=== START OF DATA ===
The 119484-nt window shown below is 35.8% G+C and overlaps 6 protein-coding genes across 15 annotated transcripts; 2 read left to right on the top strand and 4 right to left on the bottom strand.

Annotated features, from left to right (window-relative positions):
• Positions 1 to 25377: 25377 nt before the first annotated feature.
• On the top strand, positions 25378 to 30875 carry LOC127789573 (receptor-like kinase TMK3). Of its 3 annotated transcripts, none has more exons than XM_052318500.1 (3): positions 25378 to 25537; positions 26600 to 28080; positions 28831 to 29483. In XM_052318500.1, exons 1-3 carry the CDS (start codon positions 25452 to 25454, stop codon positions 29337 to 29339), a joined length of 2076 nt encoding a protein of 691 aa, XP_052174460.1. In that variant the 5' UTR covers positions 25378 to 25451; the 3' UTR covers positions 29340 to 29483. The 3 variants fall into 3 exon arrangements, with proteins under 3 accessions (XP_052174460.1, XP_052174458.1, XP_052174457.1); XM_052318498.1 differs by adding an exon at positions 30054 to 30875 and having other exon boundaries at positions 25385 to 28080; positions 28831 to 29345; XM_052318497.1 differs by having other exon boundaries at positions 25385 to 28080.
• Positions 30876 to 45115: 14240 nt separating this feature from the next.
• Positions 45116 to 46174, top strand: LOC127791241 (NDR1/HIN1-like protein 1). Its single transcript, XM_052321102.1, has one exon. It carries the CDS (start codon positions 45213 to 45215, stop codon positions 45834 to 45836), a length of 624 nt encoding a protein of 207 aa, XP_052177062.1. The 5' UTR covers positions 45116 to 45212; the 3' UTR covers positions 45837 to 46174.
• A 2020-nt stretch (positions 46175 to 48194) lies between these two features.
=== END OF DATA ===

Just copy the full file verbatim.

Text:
The 119484-nt window shown below is 35.8% G+C and overlaps 6 protein-coding genes across 15 annotated transcripts; 2 read left to right on the top strand and 4 right to left on the bottom strand.

Annotated features, from left to right (window-relative positions):
• Positions 1 to 25377: 25377 nt before the first annotated feature.
• On the top strand, positions 25378 to 30875 carry LOC127789573 (receptor-like kinase TMK3). Of its 3 annotated transcripts, none has more exons than XM_052318500.1 (3): positions 25378 to 25537; positions 26600 to 28080; positions 28831 to 29483. In XM_052318500.1, exons 1-3 carry the CDS (start codon positions 25452 to 25454, stop codon positions 29337 to 29339), a joined length of 2076 nt encoding a protein of 691 aa, XP_052174460.1. In that variant the 5' UTR covers positions 25378 to 25451; the 3' UTR covers positions 29340 to 29483. The 3 variants fall into 3 exon arrangements, with proteins under 3 accessions (XP_052174460.1, XP_052174458.1, XP_052174457.1); XM_052318498.1 differs by adding an exon at positions 30054 to 30875 and having other exon boundaries at positions 25385 to 28080; positions 28831 to 29345; XM_052318497.1 differs by having other exon boundaries at positions 25385 to 28080.
• Positions 30876 to 45115: 14240 nt separating this feature from the next.
• Positions 45116 to 46174, top strand: LOC127791241 (NDR1/HIN1-like protein 1). Its single transcript, XM_052321102.1, has one exon. It carries the CDS (start codon positions 45213 to 45215, stop codon positions 45834 to 45836), a length of 624 nt encoding a protein of 207 aa, XP_052177062.1. The 5' UTR covers positions 45116 to 45212; the 3' UTR covers positions 45837 to 46174.
• A 2020-nt stretch (positions 46175 to 48194) lies between these two features.